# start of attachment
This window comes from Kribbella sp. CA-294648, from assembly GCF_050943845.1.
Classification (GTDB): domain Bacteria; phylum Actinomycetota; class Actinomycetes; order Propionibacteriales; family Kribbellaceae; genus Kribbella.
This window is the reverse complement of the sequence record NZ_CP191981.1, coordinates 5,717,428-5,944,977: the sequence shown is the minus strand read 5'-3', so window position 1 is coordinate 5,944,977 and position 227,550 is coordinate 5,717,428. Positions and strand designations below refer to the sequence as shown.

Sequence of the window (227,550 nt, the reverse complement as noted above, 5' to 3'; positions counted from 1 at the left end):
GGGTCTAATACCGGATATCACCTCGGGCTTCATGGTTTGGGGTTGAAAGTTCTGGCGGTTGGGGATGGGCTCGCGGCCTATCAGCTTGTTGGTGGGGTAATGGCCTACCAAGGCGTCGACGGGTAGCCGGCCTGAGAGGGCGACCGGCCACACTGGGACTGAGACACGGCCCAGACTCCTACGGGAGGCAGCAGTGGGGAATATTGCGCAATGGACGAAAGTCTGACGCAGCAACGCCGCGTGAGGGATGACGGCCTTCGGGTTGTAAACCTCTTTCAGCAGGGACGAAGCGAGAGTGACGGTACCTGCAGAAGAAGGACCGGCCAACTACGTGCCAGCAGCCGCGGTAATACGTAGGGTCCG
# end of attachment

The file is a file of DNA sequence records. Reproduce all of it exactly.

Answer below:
This window comes from Kribbella sp. CA-294648, from assembly GCF_050943845.1.
Classification (GTDB): domain Bacteria; phylum Actinomycetota; class Actinomycetes; order Propionibacteriales; family Kribbellaceae; genus Kribbella.
This window is the reverse complement of the sequence record NZ_CP191981.1, coordinates 5,717,428-5,944,977: the sequence shown is the minus strand read 5'-3', so window position 1 is coordinate 5,944,977 and position 227,550 is coordinate 5,717,428. Positions and strand designations below refer to the sequence as shown.

Sequence of the window (227,550 nt, the reverse complement as noted above, 5' to 3'; positions counted from 1 at the left end):
GGGTCTAATACCGGATATCACCTCGGGCTTCATGGTTTGGGGTTGAAAGTTCTGGCGGTTGGGGATGGGCTCGCGGCCTATCAGCTTGTTGGTGGGGTAATGGCCTACCAAGGCGTCGACGGGTAGCCGGCCTGAGAGGGCGACCGGCCACACTGGGACTGAGACACGGCCCAGACTCCTACGGGAGGCAGCAGTGGGGAATATTGCGCAATGGACGAAAGTCTGACGCAGCAACGCCGCGTGAGGGATGACGGCCTTCGGGTTGTAAACCTCTTTCAGCAGGGACGAAGCGAGAGTGACGGTACCTGCAGAAGAAGGACCGGCCAACTACGTGCCAGCAGCCGCGGTAATACGTAGGGTCCG